new Humanist posts

Amanda Marcotte,, #WeToo? read
Tali Sharo, The Influential Mind: What the Brain Reveals About Our Power to Change Others..(watch)
Richard Feynman: Entropy, Past And Future, History Of The Universe (2 pts) watch
Hemant Mehta, After Marriott Merger, Sheraton and Westin Hotels Will Offer Holy Books in Rooms read
David Breeden A Tale of Two Gods read
Katie Fustich, On religion and the left: Does socialism have to mean atheism? read
Rick Snedeker, , We Could Learn from Critical-Thinking Initiative in Rural India read
Hemant Mehta, After Marriott Merger, Sheraton and Westin Hotels Will Offer Holy Books in Rooms
PZ Myers on recent meeting of Heads “Some of them are all right. But way too many of them are, at best, defenders of the status quo, and at worst, representative of the nastier elements of atheism. Old boss, same as the new boss.” read
Julia Sweeney on Freethought Matters (28m) watch
barna.com. Atheism Doubles Among Generation Z read
Steven Pinker’s Best Arguments of all time, Part One watch
Why do progressives hate progress? | Steven Pinker watch
Margaret Fuller. Maria Popova remembers this transcendentalist feminist. read
Hemant Mehta,, 2017 Freedom of Thought Report Highlights World’s Worst Countries for Atheists read
ALAIN DE BOTTON ON FREE WILL (5m) listen
David Breeden, How Ought We Live Our Lives? read
Chris Sloggett, Only secularism can defeat the emboldened Hindu right read
The Skeptics Society & Skeptic magazine (Junior items) read
Casey Cep, Why Are Americans Still Uncomfortable with Atheism? read
You can listen to Atheist Republic News watch
Ayun Halliday, Behold Kurt Vonnegut’s Drawings: Writing is Hard. Art is Pure Pleasure. watch
Jonathan Merritt, It’s Getting Harder to Talk About God read
Hemant Mehta, Here Are the Biggest Church/State Separation Cases Facing the Next Supreme Court read
James A. Haught, Is It Blasphemy or Honesty? read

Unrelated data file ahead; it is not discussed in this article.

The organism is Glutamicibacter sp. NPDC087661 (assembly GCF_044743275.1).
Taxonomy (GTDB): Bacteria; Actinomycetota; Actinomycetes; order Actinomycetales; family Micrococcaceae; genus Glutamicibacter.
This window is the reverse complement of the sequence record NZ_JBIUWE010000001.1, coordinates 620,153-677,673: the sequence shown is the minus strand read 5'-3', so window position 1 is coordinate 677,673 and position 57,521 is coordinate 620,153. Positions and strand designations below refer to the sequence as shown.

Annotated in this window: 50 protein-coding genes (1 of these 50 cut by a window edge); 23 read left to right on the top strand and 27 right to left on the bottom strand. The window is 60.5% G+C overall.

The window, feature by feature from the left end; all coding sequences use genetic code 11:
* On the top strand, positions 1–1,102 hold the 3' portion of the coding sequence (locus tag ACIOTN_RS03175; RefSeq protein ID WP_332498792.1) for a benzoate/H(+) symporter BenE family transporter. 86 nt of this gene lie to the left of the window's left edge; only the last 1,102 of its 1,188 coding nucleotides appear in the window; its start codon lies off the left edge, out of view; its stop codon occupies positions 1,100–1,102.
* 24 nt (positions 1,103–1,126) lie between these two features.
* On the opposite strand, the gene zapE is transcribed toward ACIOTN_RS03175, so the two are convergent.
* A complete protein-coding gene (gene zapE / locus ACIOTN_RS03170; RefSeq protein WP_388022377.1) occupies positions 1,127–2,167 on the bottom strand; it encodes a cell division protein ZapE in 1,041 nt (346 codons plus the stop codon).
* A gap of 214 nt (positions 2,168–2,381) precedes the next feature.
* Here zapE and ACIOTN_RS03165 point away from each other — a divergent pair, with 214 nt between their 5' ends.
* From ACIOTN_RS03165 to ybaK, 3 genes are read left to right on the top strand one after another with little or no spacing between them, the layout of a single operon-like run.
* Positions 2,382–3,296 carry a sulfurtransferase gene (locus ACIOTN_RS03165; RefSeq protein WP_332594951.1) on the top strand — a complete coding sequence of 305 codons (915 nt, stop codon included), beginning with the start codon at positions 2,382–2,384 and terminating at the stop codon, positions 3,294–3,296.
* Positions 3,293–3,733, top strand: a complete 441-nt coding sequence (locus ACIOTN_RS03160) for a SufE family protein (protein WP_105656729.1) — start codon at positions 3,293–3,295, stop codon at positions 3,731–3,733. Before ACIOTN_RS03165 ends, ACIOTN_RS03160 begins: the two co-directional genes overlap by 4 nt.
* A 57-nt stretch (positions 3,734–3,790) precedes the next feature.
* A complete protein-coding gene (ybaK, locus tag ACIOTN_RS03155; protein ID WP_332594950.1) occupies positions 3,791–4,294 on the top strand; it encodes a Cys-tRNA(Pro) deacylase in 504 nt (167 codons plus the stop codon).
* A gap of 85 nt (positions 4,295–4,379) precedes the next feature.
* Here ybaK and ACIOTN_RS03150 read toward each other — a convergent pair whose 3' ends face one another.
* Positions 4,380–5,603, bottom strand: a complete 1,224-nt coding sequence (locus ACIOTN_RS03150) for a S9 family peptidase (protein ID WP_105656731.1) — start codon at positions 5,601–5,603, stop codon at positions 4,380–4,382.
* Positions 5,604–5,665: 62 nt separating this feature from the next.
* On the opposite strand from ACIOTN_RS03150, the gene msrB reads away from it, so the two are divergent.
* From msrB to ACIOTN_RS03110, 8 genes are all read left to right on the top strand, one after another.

Adam Gopnik, The Prophetic Pragmatism of Frederick Douglass read
Mano Singham, Are religion and evolution necessarily incompatible? read
Michael Fitzgerald Atheism, the Computer Model: Big data meets history to forecast the rise and fall of religion read
Rick Snedeker, ‘Nones,’ Thus Far, Too Shy to Be A Force in American Politics read
Hemant Mehta, Poll Shows Nearly Half of British Adults Don’t Believe Jesus Performed Miracles read

PZ Myers,, I’m worried about David Silverman read
PZ Myers, So, what has David Silverman been up to lately? read
Rick Snedeker, Even Pulitzer-Prize-Winning Skeptic Wrestles With Divine read
UK, Replace RE with ‘religion and worldviews’, says commission read
y Libby Anne, Christopher Hitchens, Doug Wilson, and the Making and Remaking of a Platform read
Latest British Social Attitudes Survey shows Church of England hit record low read
Rick Snedeker, No Joke: Eight States’ Constitutions Bar Atheists From Public Office read
Susan Frederick-Gray, This is no time for a casual faith read
Rick Snedeker, Christianity’s Great ‘Fake It ‘Til You Make It’ Con read
Hemant Mehta, Atheists Characters in TV and Film Are Far More Complex Than They Used To Be read
Julian Baggini, Hume the humane read
David Breeden, In the Garden of Dark and Darker read
David Breeden, Best Religion Ever read
Tom Krattenmaker, A New Vision for Secular Transcendence read
Fred Edwords,Faith and Faithlessness by Generation: The Decline and Rise are Real read
Dale McGowan, As the Christian Church Crumbles, is Humanism Ready to Step Up? read

Humanist posts

Tom Jacobs, Steven Pinker’s Radical Brand of ‘Contingent Optimism’ Conversation: :We will always be vulnerable to urges like revenge, anecdotal thinking, and demonization. The question is whether our institutions and norms can keep them at bay. The habits of journalism are to always focus on the present. We can be misled by the availability and vividness of current news, and the fading of bad memories, into an inaccurate picture of which way the world is going. Although I’m a political centrist, I apportion the lion’s share of the blame for the challenging of those norms to Trump and the Republican Party. The key point of the book is that the values of the Enlightenment embolden us to solve problems. Human nature allows for the possibility of cumulative improvement, even as it faces the constant drag of primitive impulses that work against it. It’s an ongoing struggle. ….The position that we can’t solve the problem [c;imate change} is completely consistent with the denialist position that nothing should change whatsoever. Different premises, but they reach the same conclusion.” read
CFI, Massimo Polidoro, The Mind of James Randi watch

CFI, Navy Rejection of Humanist Chaplains Demeans and Discriminates, Call for a Ban is Unconstitutional read
David Breeden, Doin’ It Like Church read
7 in 10 young people in the UK are non-religious, new research finds read
Walter G. Moss, Review of Steven Pinker’s “Enlightenment Now: The Case for Reason, Science, Humanism, and Progress” read
Valerie Tarico: Why is the bible so badly written? “Although some passages in the bible are lyrical and gripping, many would get kicked back by any competent editor or writing professor — kicked back with a lot of red ink.” read